True to its name, this warbler has chestnut on its sides and breast. The chestnut-sided warbler also has black and yellow stripes on its wings and back. The most distinct marking is the yellow crown on its head and the black stripes that cover the eyes and face. The female will have a duller appearance with a hint of green in the crown.
To attract females, this bird sings a very pretty please, please, pleased to meetcha. Uses a variety of call notes that are not very distinct.
The chestnut-sided warbler likes to live in scrubby areas or the edges of forests. They have benefitted greatly from human population because of the clearing of thick forest areas. The main breeding range is from southern Canada and the northeastern region of the United States. They begin migrating in August and will migrate through the eastern half of the United States.
This warbler forages mainly on the lower level but can be spotted up throughout the tree, picking insects from the underside of leaves. It eats moth and butterfly larvae, flies, beetles, and arachnids. It will also eat fruit, which will vary according to region and season but include cherry, pear, plum, and apple.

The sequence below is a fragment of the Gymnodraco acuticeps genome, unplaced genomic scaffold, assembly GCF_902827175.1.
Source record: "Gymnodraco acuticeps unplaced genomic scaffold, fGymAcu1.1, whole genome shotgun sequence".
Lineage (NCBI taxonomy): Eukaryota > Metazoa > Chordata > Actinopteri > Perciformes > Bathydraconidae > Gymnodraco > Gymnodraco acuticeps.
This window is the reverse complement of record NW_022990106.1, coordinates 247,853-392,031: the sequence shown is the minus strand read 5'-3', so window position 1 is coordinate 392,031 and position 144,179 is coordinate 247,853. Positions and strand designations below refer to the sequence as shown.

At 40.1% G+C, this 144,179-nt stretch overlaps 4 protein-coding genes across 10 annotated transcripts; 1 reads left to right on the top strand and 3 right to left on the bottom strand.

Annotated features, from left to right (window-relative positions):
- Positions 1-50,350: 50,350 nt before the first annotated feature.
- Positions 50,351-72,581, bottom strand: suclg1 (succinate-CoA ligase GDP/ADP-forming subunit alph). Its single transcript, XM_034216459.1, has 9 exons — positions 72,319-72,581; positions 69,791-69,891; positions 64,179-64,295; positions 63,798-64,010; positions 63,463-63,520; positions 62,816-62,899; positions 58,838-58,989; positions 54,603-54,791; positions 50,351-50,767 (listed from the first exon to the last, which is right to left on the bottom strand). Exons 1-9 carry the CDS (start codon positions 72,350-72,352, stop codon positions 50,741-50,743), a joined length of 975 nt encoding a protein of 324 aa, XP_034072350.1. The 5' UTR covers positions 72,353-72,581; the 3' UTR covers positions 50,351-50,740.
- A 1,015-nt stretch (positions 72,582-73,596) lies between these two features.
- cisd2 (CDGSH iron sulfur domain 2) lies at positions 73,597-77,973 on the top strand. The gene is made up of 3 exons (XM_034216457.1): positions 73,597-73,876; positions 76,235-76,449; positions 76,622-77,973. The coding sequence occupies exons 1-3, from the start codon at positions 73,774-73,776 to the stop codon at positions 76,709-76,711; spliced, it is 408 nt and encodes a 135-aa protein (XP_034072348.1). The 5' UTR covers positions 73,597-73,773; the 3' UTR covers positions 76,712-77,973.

The nest site is chosen and constructed by the female only and is completed in two or three days. She will choose a site close to the ground and will construct the nest out of stems and strips of bar. It is then lined with plant down, fine grasses, and hair. They will produce a clutch of four eggs—white with brown spots—one to six days after the nest is completed.
Chestnut-sided warblers will return to the same wintering grounds year after year, consequently meeting up with the same birds for the winter season.